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On the afternoon of October 22nd I delivered my second and final Train-the-Trainer session to the PH staff with suggestions for improvements and adding interactivity to training after attending the all day session in Shenyang. The session focused on a refresher of some slides on adult learning that I shared during our September training along with key elements to remember as considerations to make training more Active. I focused on the meme Think Beyond the Classroom. I chose this as Lily asked me a question during our flight on October 13th, “how do you build interactivity and make training active when you have a limited amount of training time”. I explained to Lily and the team, when you move beyond looking at training as a one-time event and more of as a continuum: how you support the learner before, during, and after the training, you can then begin to compartmentalize the training and focus on critically what must be taught during the face to face time with the instructors and what can be moved into pre-work, before the training, and post-work, support materials and actions after the training.

 

We had a lively discussion and dialogue about how PH can put into practice what I was sharing. Admittedly some of the suggestions I made regarding how to make training more interactive and engaging pushes past the comfort zone of many Chinese nationals as it is not normally how training occurs. Lisa also mentioned with all that they have to do they don’t have time to review the course material experts develop and create engaging exercises or moderate the live training sessions and facilitate exercises. Feeling her pain, I shared that at Pfizer I too face similar situations and shared some creative ways to address the time crunch, such as leveraging the subject matter experts to facilitate and moderate the exercises.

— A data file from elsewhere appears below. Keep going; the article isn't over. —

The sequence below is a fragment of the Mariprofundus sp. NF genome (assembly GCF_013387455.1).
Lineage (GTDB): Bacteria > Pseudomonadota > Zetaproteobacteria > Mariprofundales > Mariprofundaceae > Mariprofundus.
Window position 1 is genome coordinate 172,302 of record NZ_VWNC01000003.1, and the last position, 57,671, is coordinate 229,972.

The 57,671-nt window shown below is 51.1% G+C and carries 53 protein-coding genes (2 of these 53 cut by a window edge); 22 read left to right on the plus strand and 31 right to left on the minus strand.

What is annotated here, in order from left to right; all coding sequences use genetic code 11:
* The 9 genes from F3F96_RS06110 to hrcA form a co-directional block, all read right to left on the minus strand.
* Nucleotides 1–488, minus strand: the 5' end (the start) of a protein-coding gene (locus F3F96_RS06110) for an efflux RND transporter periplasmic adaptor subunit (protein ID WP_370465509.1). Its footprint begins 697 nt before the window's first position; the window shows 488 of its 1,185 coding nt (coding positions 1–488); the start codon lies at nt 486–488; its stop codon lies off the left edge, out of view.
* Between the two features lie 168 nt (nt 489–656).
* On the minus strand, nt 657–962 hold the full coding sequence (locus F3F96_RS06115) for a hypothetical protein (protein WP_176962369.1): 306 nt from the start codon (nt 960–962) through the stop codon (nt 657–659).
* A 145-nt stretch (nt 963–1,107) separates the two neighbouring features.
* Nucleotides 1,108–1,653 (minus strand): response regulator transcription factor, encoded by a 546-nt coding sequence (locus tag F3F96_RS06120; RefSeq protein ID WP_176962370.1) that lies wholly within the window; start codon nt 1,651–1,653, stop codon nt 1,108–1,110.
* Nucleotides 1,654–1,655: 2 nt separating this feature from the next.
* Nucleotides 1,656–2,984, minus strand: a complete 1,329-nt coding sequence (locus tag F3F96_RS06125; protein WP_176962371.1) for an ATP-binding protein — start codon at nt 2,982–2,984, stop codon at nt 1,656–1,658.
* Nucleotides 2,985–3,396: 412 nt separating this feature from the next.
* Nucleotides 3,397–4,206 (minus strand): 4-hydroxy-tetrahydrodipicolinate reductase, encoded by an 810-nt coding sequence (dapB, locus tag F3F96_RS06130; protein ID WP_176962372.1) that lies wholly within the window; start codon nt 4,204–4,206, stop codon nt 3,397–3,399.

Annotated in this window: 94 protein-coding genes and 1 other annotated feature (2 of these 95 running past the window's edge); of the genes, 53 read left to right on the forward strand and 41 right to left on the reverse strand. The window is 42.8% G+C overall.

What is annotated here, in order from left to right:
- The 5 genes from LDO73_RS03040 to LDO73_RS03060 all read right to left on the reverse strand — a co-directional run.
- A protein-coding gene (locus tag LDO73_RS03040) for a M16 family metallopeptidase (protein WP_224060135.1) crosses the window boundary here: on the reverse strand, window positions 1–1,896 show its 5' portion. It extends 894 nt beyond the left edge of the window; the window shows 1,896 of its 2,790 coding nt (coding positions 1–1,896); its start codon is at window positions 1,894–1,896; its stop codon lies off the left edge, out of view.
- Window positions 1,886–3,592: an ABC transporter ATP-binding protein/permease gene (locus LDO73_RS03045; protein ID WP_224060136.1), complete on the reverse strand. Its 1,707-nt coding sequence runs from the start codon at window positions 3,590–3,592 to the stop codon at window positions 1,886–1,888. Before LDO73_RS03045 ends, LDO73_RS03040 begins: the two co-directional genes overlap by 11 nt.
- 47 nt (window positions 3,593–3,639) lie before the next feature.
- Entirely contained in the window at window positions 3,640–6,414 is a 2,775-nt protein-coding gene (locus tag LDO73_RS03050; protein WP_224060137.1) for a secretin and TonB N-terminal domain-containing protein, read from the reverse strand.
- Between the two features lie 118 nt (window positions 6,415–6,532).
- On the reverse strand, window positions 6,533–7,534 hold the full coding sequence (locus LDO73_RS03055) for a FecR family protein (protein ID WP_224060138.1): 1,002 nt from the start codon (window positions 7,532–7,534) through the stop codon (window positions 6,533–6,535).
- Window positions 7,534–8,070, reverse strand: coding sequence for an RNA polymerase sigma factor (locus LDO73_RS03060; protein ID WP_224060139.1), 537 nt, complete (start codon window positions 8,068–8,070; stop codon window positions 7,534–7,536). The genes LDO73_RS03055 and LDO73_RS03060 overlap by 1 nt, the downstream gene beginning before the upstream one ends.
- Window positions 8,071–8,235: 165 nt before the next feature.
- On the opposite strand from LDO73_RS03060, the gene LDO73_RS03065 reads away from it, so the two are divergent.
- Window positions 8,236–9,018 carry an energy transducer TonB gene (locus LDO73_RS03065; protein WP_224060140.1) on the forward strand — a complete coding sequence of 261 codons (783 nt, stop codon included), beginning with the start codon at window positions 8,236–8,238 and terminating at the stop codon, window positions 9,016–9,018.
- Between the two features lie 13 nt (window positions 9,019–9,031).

On Wednesday, October 24th Lisa and Niki attended the third anniversary of the Fudan University, Obstetrics and Gynecology Hospital, which is in the Yangpu hospital district in Shanghai. As part of the celebration the hospital along with the World Health Foundation and Project HOPE, sponsored a free clinic to screen women for cervical cancer. 100 physicians were on hand to screen the women, of which 109 hospital workers were screened. These women, primarily hospital cleaners and care workers are predominately migrant workers from rural provinces. During the screening, Niki, Lisa and their team of volunteers handed out information to the women, including the fan, which contains FAQs about HPV and cervical cancer treatment and prevention.

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Although I was not in attendance for this particular screening, I am glad to learn that the fan I helped edit and provide suggestions for layout was well received by the women in the clinic. To learn more about this screening and the project, please go to Project HOPE China’s website: http://www.projecthope.org.cn/English/shanghai/ and select the Women’s Health Cervical Cancer Prevention Program button.